Some vegetables grow better in cities than in agricultural fields, with yields up to 4 times higher

Some vegetables grow better in cities than in agricultural fields, with yields up to 4 times higher

British scientists have determined that some vegetables such as lettuce, potatoes, and tomatoes grow better in the city, offering higher productivity.

It might sound unbelievable, but some vegetables grown in an urban environment guarantee productivity significantly higher than that of the traditional agricultural field in a rural area. For example, cucumbers potatoes, and lettuce offer collected two to four times better when grown in an urban garden or with hydroponics.

In such a system the soil is replaced by water and inorganic compounds to ensure all mineral salts necessary for plant nutrition and growth. Hydroponics is often heard of in science fiction films, and is considered a fundamental process for the sustenance of astronauts during the long journeys among the stars; it is no coincidence that it is regularly used on the International Space Station (ISS) – for example to grow these delicious peppers – and will be at the center of the mission that will bring man to Marte.

To determine that the cultivation of some vegetables is more productive than conventional vegetables in an urban environment a British research team led by scientists from the University of Lancaster, who collaborated closely with colleagues from the Center for Soil, Agrifood and Biosciences of the University of Cranfield and the Department of Psychology of the University of Liverpool.

The researchers, coordinated by Professor Florian Thomas Payen, lecturer at the Lancaster Environment Center of the English university, came to their conclusions after conducting a meta-analysis of over 200 studies conducted in 53 countries, with more than 2000 observations examined. In this way, they determined which crops benefit from growing in the city, which are the most effective cultivation methods, and which are the best spaces for these crops to thrive.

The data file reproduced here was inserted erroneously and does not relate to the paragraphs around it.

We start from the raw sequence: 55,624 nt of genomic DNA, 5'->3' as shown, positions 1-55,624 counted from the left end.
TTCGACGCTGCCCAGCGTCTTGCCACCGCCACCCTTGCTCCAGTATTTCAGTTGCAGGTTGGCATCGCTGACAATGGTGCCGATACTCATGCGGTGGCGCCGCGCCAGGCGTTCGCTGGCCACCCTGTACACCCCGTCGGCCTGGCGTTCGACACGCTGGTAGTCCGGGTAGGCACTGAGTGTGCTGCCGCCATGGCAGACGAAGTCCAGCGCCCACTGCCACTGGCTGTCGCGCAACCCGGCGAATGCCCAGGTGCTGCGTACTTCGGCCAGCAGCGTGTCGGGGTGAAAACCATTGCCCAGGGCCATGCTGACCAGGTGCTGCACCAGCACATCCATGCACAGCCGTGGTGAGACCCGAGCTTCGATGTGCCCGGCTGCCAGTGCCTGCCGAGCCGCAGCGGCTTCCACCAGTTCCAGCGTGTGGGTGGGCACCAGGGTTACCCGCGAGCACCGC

The researchers focused on the so-called “gray spaces“(roofs and streets) and green spaces (vegetable gardens, private gardens, and parks), noting that some crops are particularly suitable for the city. tomatoes and lettuce, for example, benefit from hydroponics. Without forgetting that the cultivations in a controlled environment allow the harvest of the products for the whole year. As indicated, cucumbers and potatoes also have better growth in an urban environment, offering yields up to 400 percent higher.

“Surprisingly, there were few differences between the overall yields in indoor spaces and outdoor green spaces, but there were clear differences in the suitability of crop types for different gray spaces,” Professor Payen said in a press release. adding that some crops “like lettuce, cabbage, and broccoli” are naturally more suitable for growing vertically and indoors than others. “You can’t exactly stack apple trees in a five- or ten-layer grow chamber, even though we found a studio that managed to grow the stacked grain that way,” the expert commented.

Because we have to seriously worry about the heatwaves of these days

It is estimated that to date between 5 and 10 percent of the legumes of the vegetables and gods tubers it is grown in an urban environment and between 15 and 20 percent of food globally is produced in cities, the scientists write. Urban agriculture can offer some advantages such as improving product safety, providing greater resilience e sustainability all benefits that could prove invaluable should one emerge a new pandemic and to counter the consequences of climate change, which, as is well known, also have a significant impact on crops.

After making accurate estimates of urban crop productivity, “planners and policymakers can assess whether it is worth investing in roof gardens or greenhouses, for example, or whether hydroponic systems might be the best solution,” the study authors write. Despite the potential benefits, scholars point out that it is important to understand the impact of carbon emissions related to these systems and also the influence of urban pollution on the quality of the products.

The details of the research “How Much Food Can We Grow in Urban Areas? Food Production and Crop Yields of Urban Agriculture: A Meta-Analysis ”have been published in the scientific journal Earth’s Future.

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